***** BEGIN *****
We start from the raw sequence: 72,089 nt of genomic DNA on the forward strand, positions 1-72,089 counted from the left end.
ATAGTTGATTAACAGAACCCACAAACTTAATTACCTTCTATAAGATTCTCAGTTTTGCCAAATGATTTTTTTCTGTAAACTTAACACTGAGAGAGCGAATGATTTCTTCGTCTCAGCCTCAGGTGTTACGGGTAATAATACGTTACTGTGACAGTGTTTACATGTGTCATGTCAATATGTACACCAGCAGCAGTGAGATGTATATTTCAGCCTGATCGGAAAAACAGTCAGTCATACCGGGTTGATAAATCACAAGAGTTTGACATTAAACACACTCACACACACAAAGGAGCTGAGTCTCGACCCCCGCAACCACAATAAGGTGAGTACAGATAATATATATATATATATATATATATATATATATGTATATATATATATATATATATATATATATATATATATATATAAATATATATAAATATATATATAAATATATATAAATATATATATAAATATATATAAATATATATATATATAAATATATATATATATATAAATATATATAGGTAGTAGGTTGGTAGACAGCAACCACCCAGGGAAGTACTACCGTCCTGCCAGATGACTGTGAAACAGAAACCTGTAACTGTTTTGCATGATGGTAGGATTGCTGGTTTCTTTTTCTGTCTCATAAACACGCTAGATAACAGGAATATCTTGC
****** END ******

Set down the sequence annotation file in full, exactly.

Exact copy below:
We start from the raw sequence: 72,089 nt of genomic DNA on the forward strand, positions 1-72,089 counted from the left end.
ATAGTTGATTAACAGAACCCACAAACTTAATTACCTTCTATAAGATTCTCAGTTTTGCCAAATGATTTTTTTCTGTAAACTTAACACTGAGAGAGCGAATGATTTCTTCGTCTCAGCCTCAGGTGTTACGGGTAATAATACGTTACTGTGACAGTGTTTACATGTGTCATGTCAATATGTACACCAGCAGCAGTGAGATGTATATTTCAGCCTGATCGGAAAAACAGTCAGTCATACCGGGTTGATAAATCACAAGAGTTTGACATTAAACACACTCACACACACAAAGGAGCTGAGTCTCGACCCCCGCAACCACAATAAGGTGAGTACAGATAATATATATATATATATATATATATATATATATGTATATATATATATATATATATATATATATATATATATATATAAATATATATAAATATATATATAAATATATATAAATATATATATAAATATATATAAATATATATATATATAAATATATATATATATATAAATATATATAGGTAGTAGGTTGGTAGACAGCAACCACCCAGGGAAGTACTACCGTCCTGCCAGATGACTGTGAAACAGAAACCTGTAACTGTTTTGCATGATGGTAGGATTGCTGGTTTCTTTTTCTGTCTCATAAACACGCTAGATAACAGGAATATCTTGC